Willie Nelson Releases 75th Solo Album: ‘The Border’ Track-By-Track

Outlaw country legend Willie Nelson released his milestone 75th solo album today (May 31). The Border is an interesting mix of narrative, love songs, and Nelson’s familiar guitar stylings paired with clean production and composition. Here we went track-by-track to explore Nelson’s newest offering, focusing on lyricism, instrumentation, and overall effectiveness.

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Willie Nelson’s The Border Track-By-Track

“The Border”

The title track takes on an interesting narrative persona—that of a border patrol officer. However, there are hints that this character is of Mexican descent, giving him a unique perspective of the border. According to a 2018 report from the Los Angeles Times, more than 50% of border patrol agents are Latino. “The Border” draws on this point of view to create a narrative of a man split between culture and necessity. I see greed in the bushes / I see snakes in the dark / Some are friends of my brothers / Can’t you hear them dogs bark, Nelson sings, making it clear that this character is torn between one side of the border and the other. It’s just a border, they say, sings Nelson, but for this character it’s not just a border. It’s a divider in himself, a way to keep him conflicted and confused.

“Once Upon a Yesterday”

This is a song lamenting the passing of years, reminiscing about listening to music on the radio and mourning artists who have passed. Nelson sings words were swirling in my mind, which eventually lead to songs of pain / songs of love / all for me and you. This is a simple song about writing and listening to music in days gone by, a short ode to creative expression.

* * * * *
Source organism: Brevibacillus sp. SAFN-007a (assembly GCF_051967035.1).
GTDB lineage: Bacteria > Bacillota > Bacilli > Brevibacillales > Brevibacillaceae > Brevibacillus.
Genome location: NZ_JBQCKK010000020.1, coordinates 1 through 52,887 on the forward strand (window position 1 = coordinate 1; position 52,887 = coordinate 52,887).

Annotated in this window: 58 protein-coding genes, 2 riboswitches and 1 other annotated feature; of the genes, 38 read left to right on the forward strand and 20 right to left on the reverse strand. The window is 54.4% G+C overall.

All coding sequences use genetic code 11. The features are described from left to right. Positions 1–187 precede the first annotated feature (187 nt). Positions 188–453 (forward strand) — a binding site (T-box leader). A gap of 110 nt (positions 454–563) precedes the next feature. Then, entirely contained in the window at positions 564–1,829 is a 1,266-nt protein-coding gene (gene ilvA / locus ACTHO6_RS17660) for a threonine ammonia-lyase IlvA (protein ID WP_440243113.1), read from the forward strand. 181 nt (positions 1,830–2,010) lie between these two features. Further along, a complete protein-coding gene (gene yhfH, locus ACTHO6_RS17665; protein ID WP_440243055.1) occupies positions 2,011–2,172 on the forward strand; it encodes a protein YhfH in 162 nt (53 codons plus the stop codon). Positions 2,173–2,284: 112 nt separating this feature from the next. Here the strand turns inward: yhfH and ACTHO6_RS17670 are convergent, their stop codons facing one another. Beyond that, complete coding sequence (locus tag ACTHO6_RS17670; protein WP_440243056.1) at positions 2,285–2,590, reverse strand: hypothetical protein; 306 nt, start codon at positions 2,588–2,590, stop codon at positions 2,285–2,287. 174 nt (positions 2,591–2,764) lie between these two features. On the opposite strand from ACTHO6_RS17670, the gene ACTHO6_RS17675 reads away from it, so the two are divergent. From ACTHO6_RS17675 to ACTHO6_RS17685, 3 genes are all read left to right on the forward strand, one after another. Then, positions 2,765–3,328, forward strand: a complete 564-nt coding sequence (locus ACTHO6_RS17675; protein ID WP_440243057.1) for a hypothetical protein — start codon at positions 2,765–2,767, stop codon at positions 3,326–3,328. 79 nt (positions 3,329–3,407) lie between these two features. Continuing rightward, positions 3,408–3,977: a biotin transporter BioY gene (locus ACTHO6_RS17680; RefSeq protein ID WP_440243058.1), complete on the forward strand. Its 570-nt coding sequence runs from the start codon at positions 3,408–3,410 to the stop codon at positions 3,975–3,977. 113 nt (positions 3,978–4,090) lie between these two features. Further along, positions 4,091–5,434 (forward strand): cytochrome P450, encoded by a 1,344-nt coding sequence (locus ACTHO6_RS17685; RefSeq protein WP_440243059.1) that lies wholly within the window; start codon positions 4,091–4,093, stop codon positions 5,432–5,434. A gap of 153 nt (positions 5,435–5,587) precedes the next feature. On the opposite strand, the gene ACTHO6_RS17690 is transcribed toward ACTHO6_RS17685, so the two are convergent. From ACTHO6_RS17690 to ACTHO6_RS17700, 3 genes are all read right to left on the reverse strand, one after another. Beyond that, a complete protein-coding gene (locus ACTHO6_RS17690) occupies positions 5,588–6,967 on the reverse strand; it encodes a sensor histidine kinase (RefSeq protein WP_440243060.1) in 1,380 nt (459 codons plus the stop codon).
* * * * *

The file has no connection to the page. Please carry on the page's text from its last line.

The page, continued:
“What If I’m Out Of My Mind”

A little love song, “What If I’m Out Of My Mind” takes listeners through the ruminations of a man who wonders if he’s crazy because a woman loves him so much. He can’t possibly believe that she’s so in love with him, and speculates that he’s lost his marbles. What if I’m out of my mind / But she loves me anyway / As long as I’m not out of her mind / I think I’ll be fine, Nelson sings, painting a picture of a character who is accepting of his insanity if it means he gets to have a great love of his life. It doesn’t have much of a deep meaning, but it proves that Willie Nelson still possesses a fun, romantic streak.

“I Wrote This Song For You”

Again, this is a short little love song, but it’s a little more heartfelt than “What If I’m Out Of My Mind.” You never asked me once / To give up on my dream / I know it’s a sacrifice / To love someone like me / I really don’t know how / You do it, but you do / That’s why I sat down / And wrote this song for you, Nelson sings, calling to mind his more emotional, personal songs rather than his narrative moments. This could be a song for Nelson’s wife, Annie D’Angelo, who he’s been married to for 32 years—there’s a sweetness to the lyrics which speak of personal experience.

“Kiss Me When You’re Through”

The Border is definitely full of love songs, but this one is a little different than the others, and could go two ways. “Kiss Me When You’re Through” paints the picture of two people confessing that they’re not right for each other. However, the speaker asks the other person to kiss me when you’re through. This could mean “kiss me when you’re done with me,” or “kiss me when you’re done complaining.” There are hints in the song that these two people are not right for each other, but still aren’t able to fight the gravitational pull between them. It’s a bit ambiguous, but it’s also a bit star-crossed.

“Many A Long And Lonesome Highway”